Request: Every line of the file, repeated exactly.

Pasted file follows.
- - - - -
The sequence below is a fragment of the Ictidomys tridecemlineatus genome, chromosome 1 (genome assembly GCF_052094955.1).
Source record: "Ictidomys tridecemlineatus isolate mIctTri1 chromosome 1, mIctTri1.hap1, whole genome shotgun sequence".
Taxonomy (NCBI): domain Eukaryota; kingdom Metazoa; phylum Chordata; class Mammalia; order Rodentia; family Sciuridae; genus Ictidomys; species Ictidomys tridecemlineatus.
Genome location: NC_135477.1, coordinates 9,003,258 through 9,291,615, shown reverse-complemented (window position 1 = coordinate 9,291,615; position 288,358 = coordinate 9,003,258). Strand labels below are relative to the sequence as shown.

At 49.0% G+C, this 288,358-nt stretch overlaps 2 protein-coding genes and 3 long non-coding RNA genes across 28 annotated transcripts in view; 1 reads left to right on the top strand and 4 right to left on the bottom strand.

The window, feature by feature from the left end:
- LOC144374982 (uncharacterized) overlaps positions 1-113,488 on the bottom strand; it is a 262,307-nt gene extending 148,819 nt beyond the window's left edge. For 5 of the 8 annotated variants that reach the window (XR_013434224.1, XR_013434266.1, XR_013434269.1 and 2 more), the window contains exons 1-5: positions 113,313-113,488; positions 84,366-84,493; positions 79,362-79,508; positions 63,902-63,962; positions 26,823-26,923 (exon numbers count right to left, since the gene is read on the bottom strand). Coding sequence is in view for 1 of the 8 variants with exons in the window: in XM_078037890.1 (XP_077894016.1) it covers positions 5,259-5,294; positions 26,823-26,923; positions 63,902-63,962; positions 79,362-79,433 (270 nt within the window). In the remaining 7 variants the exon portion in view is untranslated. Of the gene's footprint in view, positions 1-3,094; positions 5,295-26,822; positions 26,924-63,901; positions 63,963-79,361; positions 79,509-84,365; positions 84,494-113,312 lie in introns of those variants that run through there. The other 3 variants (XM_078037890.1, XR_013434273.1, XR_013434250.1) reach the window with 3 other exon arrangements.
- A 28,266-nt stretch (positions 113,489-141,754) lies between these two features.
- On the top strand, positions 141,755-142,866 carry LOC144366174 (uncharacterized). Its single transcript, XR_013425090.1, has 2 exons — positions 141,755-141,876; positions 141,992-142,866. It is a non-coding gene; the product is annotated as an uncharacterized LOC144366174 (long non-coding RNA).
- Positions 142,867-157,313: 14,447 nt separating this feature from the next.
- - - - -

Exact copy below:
The sequence below is a fragment of the Ictidomys tridecemlineatus genome, chromosome 1 (genome assembly GCF_052094955.1).
Source record: "Ictidomys tridecemlineatus isolate mIctTri1 chromosome 1, mIctTri1.hap1, whole genome shotgun sequence".
Taxonomy (NCBI): domain Eukaryota; kingdom Metazoa; phylum Chordata; class Mammalia; order Rodentia; family Sciuridae; genus Ictidomys; species Ictidomys tridecemlineatus.
Genome location: NC_135477.1, coordinates 9,003,258 through 9,291,615, shown reverse-complemented (window position 1 = coordinate 9,291,615; position 288,358 = coordinate 9,003,258). Strand labels below are relative to the sequence as shown.

At 49.0% G+C, this 288,358-nt stretch overlaps 2 protein-coding genes and 3 long non-coding RNA genes across 28 annotated transcripts in view; 1 reads left to right on the top strand and 4 right to left on the bottom strand.

The window, feature by feature from the left end:
- LOC144374982 (uncharacterized) overlaps positions 1-113,488 on the bottom strand; it is a 262,307-nt gene extending 148,819 nt beyond the window's left edge. For 5 of the 8 annotated variants that reach the window (XR_013434224.1, XR_013434266.1, XR_013434269.1 and 2 more), the window contains exons 1-5: positions 113,313-113,488; positions 84,366-84,493; positions 79,362-79,508; positions 63,902-63,962; positions 26,823-26,923 (exon numbers count right to left, since the gene is read on the bottom strand). Coding sequence is in view for 1 of the 8 variants with exons in the window: in XM_078037890.1 (XP_077894016.1) it covers positions 5,259-5,294; positions 26,823-26,923; positions 63,902-63,962; positions 79,362-79,433 (270 nt within the window). In the remaining 7 variants the exon portion in view is untranslated. Of the gene's footprint in view, positions 1-3,094; positions 5,295-26,822; positions 26,924-63,901; positions 63,963-79,361; positions 79,509-84,365; positions 84,494-113,312 lie in introns of those variants that run through there. The other 3 variants (XM_078037890.1, XR_013434273.1, XR_013434250.1) reach the window with 3 other exon arrangements.
- A 28,266-nt stretch (positions 113,489-141,754) lies between these two features.
- On the top strand, positions 141,755-142,866 carry LOC144366174 (uncharacterized). Its single transcript, XR_013425090.1, has 2 exons — positions 141,755-141,876; positions 141,992-142,866. It is a non-coding gene; the product is annotated as an uncharacterized LOC144366174 (long non-coding RNA).
- Positions 142,867-157,313: 14,447 nt separating this feature from the next.